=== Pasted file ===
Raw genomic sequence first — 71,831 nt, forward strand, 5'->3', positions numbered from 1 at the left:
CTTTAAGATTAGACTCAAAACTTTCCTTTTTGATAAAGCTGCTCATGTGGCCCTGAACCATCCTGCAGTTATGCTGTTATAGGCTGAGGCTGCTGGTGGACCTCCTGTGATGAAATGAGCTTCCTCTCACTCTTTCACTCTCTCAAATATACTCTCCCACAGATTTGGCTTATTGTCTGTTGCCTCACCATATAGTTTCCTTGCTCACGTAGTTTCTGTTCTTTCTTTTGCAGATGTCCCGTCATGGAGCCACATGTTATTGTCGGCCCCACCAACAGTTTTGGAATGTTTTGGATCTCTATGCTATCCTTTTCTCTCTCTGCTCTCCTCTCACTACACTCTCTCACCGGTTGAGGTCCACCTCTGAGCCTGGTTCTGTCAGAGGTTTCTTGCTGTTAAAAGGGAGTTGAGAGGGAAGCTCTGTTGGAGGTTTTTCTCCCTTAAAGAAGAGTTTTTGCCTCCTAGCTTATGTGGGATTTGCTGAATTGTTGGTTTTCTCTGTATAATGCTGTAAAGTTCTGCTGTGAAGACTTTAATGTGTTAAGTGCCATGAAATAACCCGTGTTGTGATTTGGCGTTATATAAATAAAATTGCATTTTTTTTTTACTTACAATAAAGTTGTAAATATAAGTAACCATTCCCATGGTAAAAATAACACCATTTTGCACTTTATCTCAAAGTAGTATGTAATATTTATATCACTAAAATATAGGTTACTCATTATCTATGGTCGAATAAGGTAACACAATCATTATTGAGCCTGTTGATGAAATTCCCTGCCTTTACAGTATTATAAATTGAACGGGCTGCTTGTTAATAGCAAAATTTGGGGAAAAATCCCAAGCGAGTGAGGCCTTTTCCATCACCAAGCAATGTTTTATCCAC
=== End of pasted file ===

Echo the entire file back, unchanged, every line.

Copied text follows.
Raw genomic sequence first — 71,831 nt, forward strand, 5'->3', positions numbered from 1 at the left:
CTTTAAGATTAGACTCAAAACTTTCCTTTTTGATAAAGCTGCTCATGTGGCCCTGAACCATCCTGCAGTTATGCTGTTATAGGCTGAGGCTGCTGGTGGACCTCCTGTGATGAAATGAGCTTCCTCTCACTCTTTCACTCTCTCAAATATACTCTCCCACAGATTTGGCTTATTGTCTGTTGCCTCACCATATAGTTTCCTTGCTCACGTAGTTTCTGTTCTTTCTTTTGCAGATGTCCCGTCATGGAGCCACATGTTATTGTCGGCCCCACCAACAGTTTTGGAATGTTTTGGATCTCTATGCTATCCTTTTCTCTCTCTGCTCTCCTCTCACTACACTCTCTCACCGGTTGAGGTCCACCTCTGAGCCTGGTTCTGTCAGAGGTTTCTTGCTGTTAAAAGGGAGTTGAGAGGGAAGCTCTGTTGGAGGTTTTTCTCCCTTAAAGAAGAGTTTTTGCCTCCTAGCTTATGTGGGATTTGCTGAATTGTTGGTTTTCTCTGTATAATGCTGTAAAGTTCTGCTGTGAAGACTTTAATGTGTTAAGTGCCATGAAATAACCCGTGTTGTGATTTGGCGTTATATAAATAAAATTGCATTTTTTTTTTACTTACAATAAAGTTGTAAATATAAGTAACCATTCCCATGGTAAAAATAACACCATTTTGCACTTTATCTCAAAGTAGTATGTAATATTTATATCACTAAAATATAGGTTACTCATTATCTATGGTCGAATAAGGTAACACAATCATTATTGAGCCTGTTGATGAAATTCCCTGCCTTTACAGTATTATAAATTGAACGGGCTGCTTGTTAATAGCAAAATTTGGGGAAAAATCCCAAGCGAGTGAGGCCTTTTCCATCACCAAGCAATGTTTTATCCAC